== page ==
As the UPA government talks of filing a curative petition against the Supreme Court’s verdict criminalising homosexual acts between consenting adults in private, not many are aware about this last legal recourse available to a litigant.
In fact, there is no provision in the Constitution for filing a curative petition. After dismissal of an appeal, the only opportunity a litigant can avail of is Article 137, which empowers the SC to review any judgment pronounced or order made by it.
What if there are infirmities in an order passed by the apex court? It was precisely for this reason that the SC in 2002 devised the mechanism of curative petition.
In Rupa Ashok Hurra’s case, a constitution bench held that a final order passed by SC couldn’t be attacked by an aggrieved person. Recognising the need for flexibility and substantive justice, this mechanism was devised.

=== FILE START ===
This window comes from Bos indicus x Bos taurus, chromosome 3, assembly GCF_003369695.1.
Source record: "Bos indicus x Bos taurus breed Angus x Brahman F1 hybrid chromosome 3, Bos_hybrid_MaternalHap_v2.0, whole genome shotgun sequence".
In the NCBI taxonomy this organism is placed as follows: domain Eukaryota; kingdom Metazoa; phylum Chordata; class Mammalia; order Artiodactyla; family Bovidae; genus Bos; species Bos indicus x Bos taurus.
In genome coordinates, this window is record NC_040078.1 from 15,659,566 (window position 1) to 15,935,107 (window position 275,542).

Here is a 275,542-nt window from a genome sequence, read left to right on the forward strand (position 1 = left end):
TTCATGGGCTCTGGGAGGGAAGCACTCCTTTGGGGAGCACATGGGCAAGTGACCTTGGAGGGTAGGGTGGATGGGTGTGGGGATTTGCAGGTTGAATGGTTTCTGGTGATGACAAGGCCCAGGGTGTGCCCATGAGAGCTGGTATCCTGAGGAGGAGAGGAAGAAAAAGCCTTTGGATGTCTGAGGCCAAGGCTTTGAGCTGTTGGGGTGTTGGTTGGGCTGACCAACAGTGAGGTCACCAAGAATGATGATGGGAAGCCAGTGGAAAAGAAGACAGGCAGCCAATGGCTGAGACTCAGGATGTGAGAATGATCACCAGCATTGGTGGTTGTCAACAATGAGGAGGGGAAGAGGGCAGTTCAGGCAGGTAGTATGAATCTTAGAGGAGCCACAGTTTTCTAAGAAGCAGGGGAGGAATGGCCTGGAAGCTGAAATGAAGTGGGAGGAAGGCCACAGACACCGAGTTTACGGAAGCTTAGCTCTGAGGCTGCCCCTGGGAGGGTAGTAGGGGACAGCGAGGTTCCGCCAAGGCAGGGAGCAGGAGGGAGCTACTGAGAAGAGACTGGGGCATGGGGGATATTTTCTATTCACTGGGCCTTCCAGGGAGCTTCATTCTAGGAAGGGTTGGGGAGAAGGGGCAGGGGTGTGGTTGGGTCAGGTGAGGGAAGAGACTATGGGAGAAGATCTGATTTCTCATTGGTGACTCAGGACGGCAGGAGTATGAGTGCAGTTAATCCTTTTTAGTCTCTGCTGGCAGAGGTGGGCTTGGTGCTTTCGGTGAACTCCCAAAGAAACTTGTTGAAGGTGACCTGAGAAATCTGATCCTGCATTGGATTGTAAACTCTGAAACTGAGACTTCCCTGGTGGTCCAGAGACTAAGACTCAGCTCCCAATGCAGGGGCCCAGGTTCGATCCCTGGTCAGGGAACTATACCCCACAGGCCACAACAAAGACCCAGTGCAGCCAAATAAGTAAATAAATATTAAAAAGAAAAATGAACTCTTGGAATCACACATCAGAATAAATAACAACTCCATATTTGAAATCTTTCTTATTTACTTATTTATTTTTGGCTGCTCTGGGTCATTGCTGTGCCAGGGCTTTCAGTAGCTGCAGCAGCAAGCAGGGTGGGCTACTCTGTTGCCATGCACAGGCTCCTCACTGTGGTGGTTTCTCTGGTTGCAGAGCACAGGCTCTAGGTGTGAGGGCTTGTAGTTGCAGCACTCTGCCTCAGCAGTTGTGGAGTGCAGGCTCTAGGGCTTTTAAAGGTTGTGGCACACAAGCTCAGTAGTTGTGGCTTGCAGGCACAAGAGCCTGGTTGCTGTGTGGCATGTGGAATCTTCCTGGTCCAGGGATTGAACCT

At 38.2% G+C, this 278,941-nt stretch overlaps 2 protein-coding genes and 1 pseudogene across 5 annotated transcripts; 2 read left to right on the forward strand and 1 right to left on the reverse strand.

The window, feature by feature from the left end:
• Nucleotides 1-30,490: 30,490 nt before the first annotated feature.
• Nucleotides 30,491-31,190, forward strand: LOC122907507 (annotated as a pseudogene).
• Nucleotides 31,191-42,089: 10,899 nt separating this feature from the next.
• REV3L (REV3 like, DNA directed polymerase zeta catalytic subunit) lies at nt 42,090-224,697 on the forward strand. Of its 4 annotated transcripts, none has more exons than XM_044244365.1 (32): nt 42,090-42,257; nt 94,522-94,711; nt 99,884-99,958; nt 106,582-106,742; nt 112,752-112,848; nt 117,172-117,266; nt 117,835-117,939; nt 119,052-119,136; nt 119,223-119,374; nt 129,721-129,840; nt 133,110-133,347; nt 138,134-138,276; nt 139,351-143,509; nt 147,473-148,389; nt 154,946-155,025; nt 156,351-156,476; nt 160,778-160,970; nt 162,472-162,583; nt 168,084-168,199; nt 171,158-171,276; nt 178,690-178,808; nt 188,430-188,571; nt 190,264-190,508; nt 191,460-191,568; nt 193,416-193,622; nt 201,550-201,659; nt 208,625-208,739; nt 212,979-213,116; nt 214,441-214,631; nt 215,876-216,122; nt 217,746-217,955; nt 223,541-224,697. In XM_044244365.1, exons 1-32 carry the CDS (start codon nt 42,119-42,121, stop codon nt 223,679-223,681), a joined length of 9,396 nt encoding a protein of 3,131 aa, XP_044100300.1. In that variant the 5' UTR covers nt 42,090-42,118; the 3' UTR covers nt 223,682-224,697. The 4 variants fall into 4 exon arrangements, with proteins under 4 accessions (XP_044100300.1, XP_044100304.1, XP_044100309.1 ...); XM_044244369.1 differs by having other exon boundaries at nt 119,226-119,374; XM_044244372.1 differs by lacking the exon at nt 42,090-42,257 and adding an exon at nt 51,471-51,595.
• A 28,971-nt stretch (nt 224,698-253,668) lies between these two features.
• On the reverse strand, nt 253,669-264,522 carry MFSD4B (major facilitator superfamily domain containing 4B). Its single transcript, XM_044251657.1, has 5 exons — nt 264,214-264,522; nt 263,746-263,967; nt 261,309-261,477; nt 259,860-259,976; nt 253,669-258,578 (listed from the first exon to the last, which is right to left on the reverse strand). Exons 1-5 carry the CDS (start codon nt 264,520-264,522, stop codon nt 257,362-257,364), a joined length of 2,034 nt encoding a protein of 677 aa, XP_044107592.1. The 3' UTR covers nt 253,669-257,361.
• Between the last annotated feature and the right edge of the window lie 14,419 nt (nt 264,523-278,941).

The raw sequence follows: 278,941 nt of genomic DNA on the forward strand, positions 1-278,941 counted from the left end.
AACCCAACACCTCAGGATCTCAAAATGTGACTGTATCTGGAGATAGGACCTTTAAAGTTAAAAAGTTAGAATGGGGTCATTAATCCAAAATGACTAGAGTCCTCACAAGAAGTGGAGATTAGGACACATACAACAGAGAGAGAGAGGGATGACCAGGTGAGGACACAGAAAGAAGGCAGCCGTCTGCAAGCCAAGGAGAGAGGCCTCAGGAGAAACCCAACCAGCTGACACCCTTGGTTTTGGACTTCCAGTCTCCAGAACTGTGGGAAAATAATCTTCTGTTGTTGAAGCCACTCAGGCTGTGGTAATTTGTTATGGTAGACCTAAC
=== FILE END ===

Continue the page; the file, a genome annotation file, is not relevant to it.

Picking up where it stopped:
This petition can be used by a person who was not a party to the proceedings or was not heard. It can also be filed where a judge failed to disclose his/her connection in any manner with the subject matter before him/her. It is heard by the top three judges including the Chief Justice of India plus the judges who dismissed the review petition.
However, much depends on the judges’ discretion and dismissal rate of curative petitions is high with only two curative petitions allowed earlier.
In March 2013, the SC allowed a curative petition against its 2009 judgment which held that if a woman kicked her daughter-in-law or threatened her with divorce, it would not amount to cruelty under Section 498A of the Indian Penal Code.
In April 2010, the SC also corrected a mistake in its verdict that had led to wrongful detention of four accused in a 21-year-old murder case without any hearing.
Will it happen in the case on SC verdict on Section 377 of the IPC? It remains to be seen.